Bank shares whipsaw after €3bn Credit Suisse takeover

ECB president Christine Lagarde indicates more interest rate hikes may be to come

Shares in Ireland’s banks whipsawed on Monday as investors digested the details of Swiss investment bank UBS’s historic takeover of its rival, Credit Suisse, and assessed the risk of contagion.

UBS agreed to buy Credit Suisse for €3 billion on Sunday night after a frantic weekend of negotiations brokered by Swiss regulators to safeguard their banking system and attempt to prevent a crisis spreading across global financial markets.

Shares in UBS tumbled as much as 15 per cent when markets opened on Monday amid concerns about the health of the balance sheet it acquired after five days of panic before surging in the afternoon to end the day up 3.9 per cent. The deal makes UBS a behemoth in Swiss banking and strengthens its business in wealth management. Credit Suisse’s share price, meanwhile, has collapsed by about 60 per cent.

In Dublin, Irish banks ended the day higher too. AIB climbed 6 per cent, while Bank of Ireland jumped 3.5 per cent. Permanent TSB added 2.5 per cent.


“The Irish and European banking systems are in an immeasurably different place today than in the past and Irish banks stand out from a rate of change point of view,” Davy analysts Diarmaid Sheridan and Antonio Duarte wrote in a note to clients on Monday. “Irish banks are retail-oriented franchises with strong capital, funding and liquidity positions to weather the current market concerns,” the added.

Bank shares initially declined across Europe after the Swiss regulator’s decision to burn holders of AT1 bonds in Credit Suisse ahead of ordinary shareholders who are usually first to lose their money when a bank goes out of business. That decision spooked investors, amid concerns such a move could be replicated in the future. The slide was only halted after the European Central Bank and Bank of England both clarified that shareholders remain behind AT1 bond holders in the queue to get their money back if a bank collapses in the future.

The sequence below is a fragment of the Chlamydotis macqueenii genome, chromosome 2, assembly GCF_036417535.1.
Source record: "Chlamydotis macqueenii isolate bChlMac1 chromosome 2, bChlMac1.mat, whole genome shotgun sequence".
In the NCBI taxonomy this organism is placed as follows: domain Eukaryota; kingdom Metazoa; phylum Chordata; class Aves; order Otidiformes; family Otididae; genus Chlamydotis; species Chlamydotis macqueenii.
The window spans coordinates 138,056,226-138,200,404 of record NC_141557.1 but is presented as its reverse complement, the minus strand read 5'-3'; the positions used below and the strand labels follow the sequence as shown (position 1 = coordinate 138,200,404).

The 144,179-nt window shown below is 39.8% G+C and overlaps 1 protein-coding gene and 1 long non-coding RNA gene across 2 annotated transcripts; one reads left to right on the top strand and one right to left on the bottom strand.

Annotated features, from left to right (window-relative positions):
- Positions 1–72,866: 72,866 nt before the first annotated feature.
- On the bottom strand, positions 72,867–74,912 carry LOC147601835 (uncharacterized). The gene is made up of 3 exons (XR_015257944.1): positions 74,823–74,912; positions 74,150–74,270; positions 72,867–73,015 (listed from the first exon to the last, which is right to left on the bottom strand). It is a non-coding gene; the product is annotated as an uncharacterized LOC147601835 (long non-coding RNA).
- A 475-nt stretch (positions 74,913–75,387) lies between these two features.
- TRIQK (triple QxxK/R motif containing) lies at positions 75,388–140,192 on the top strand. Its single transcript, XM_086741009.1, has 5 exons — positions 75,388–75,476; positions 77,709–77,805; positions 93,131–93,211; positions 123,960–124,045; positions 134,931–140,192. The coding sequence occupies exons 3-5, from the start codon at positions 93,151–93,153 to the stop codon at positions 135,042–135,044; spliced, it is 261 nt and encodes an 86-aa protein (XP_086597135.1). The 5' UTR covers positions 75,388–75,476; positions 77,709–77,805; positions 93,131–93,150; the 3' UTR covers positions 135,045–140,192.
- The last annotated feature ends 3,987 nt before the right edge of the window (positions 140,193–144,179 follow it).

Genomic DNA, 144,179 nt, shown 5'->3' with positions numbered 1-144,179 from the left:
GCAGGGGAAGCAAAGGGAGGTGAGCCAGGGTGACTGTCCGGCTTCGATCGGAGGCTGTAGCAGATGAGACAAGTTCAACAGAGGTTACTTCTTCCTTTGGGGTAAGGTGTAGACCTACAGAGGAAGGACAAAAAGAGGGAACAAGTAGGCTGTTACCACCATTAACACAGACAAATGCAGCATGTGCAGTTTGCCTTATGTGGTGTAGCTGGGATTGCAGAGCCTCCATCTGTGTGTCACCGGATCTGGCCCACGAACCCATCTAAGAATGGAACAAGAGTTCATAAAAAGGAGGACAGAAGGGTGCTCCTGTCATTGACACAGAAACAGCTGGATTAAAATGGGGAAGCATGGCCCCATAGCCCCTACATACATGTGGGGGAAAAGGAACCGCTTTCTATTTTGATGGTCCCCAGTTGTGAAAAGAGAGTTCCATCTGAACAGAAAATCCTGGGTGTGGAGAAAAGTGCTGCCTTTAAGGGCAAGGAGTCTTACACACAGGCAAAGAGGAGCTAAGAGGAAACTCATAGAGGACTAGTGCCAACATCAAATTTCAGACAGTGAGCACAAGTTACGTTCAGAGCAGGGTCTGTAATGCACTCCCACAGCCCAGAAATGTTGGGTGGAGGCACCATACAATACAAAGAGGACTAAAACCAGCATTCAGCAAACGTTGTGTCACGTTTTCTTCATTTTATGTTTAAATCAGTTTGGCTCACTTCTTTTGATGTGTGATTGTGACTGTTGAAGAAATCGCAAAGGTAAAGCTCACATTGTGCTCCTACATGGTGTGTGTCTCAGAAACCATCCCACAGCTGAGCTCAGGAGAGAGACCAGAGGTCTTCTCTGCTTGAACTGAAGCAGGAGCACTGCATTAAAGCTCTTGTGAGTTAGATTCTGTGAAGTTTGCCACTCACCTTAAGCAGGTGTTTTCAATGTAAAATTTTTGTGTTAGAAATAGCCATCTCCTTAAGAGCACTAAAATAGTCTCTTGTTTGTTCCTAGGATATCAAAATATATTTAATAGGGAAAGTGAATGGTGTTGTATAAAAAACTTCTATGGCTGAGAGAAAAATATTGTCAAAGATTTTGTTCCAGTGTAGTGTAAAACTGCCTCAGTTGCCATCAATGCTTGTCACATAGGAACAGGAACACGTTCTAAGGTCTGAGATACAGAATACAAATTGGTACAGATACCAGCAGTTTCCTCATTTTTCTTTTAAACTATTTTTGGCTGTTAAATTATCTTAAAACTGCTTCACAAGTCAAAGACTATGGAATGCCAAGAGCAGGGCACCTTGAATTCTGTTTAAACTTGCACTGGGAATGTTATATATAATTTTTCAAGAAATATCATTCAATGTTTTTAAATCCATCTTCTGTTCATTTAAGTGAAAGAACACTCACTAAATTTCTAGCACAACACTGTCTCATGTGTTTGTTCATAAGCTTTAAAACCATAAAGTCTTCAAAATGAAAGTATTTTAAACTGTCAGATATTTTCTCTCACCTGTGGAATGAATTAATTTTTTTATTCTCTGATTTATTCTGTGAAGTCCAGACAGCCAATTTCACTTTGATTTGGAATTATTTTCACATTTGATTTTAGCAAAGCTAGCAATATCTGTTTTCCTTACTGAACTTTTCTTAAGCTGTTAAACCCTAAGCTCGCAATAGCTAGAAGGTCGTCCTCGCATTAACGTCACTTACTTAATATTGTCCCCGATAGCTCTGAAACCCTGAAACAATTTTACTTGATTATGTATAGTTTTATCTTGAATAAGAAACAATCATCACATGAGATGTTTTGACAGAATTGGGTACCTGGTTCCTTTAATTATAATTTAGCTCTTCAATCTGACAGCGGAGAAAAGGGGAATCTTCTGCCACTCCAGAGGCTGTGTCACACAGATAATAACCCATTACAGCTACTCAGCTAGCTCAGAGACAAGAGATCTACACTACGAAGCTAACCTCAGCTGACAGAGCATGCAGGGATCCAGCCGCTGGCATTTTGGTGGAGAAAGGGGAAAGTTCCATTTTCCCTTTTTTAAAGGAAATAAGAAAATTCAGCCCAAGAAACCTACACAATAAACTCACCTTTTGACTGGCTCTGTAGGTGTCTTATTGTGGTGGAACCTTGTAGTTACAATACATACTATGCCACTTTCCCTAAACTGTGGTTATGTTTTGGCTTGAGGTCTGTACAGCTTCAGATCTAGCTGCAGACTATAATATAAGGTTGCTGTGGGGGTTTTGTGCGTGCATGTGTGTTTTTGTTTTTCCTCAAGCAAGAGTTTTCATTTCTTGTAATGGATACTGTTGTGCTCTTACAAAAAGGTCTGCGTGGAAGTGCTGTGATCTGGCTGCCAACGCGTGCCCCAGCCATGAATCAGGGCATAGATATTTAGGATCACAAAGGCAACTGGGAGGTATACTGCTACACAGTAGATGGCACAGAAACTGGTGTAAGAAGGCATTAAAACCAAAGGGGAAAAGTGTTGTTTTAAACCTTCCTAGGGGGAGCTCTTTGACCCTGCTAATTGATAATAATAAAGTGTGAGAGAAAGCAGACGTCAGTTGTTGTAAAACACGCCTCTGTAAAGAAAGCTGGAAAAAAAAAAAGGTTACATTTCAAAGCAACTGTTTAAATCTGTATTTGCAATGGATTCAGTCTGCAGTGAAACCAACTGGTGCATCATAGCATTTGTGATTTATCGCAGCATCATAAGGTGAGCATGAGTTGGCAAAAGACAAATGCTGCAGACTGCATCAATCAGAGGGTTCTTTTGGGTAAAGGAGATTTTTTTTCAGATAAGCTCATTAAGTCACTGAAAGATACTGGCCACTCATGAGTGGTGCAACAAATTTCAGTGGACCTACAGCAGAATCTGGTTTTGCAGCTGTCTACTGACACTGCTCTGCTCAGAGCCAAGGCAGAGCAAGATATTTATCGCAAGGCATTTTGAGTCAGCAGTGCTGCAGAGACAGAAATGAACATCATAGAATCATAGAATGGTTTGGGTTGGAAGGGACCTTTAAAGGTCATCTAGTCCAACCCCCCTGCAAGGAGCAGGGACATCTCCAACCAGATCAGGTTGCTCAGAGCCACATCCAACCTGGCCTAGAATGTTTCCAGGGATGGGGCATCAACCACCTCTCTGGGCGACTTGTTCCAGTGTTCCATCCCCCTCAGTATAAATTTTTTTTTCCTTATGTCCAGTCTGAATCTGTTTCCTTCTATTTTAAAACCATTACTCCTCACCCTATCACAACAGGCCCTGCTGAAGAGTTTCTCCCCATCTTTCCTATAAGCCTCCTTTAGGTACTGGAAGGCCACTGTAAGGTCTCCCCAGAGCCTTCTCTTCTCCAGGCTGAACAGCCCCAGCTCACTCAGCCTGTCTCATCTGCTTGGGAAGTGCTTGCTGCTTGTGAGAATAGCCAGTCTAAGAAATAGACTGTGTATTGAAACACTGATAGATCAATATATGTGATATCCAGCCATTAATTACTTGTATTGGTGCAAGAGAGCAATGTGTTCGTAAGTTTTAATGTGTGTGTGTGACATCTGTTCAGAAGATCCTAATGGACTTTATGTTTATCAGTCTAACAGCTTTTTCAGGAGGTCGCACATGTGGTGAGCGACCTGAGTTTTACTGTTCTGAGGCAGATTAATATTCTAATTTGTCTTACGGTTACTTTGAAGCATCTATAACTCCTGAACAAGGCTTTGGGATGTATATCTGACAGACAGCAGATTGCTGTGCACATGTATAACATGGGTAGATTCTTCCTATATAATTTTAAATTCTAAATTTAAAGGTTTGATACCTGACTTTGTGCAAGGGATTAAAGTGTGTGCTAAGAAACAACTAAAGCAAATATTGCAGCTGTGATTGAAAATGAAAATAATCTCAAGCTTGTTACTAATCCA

Spanish banks BBVA and Santander, their French counterpart BNP Paribas and ING all fell sharply in the morning too, before ending the day higher.

Separately, European Central Bank president Christine Lagarde has again insisted there is no conflict between monetary tightening and financial market stability while warning European banks to prepare for tougher times ahead.

In an address to the European Parliament’s Committee on Economic and Monetary Affairs, she said Frankfurt would not be deflected from its inflation-taming mission by the current string of high-profile banking blowouts.

“Price stability goes with financial stability, and they are both present and come together – but there is no trade-off,” Ms Lagarde said.

“As inflation is projected to remain too high for too long, the Governing Council last week decided to increase the three key ECB interest rates by 50 basis points, in line with our determination to ensure the timely return of inflation to our 2 per cent medium-term target,” she said.

The ECB’s latest economic projections – which were finalised before the failure of Silicon Valley Bank and UBS’s agreed take over embattled rival Credit Suisse – see inflation closer to the central bank’s 2 per cent target by 2025, but still lingering above it.

Amid the uncertain climate, Ms Lagarde warned banks to brace themselves for slower economic growth, higher funding costs and lower lending volumes.

“Individual financial institutions should carefully preserve their current levels of resilience, to ensure that they could weather a potentially less favourable environment,” she told European Parliament MPs.

Ian Curran

Ian Curran

Ian Curran is a Business reporter with The Irish Times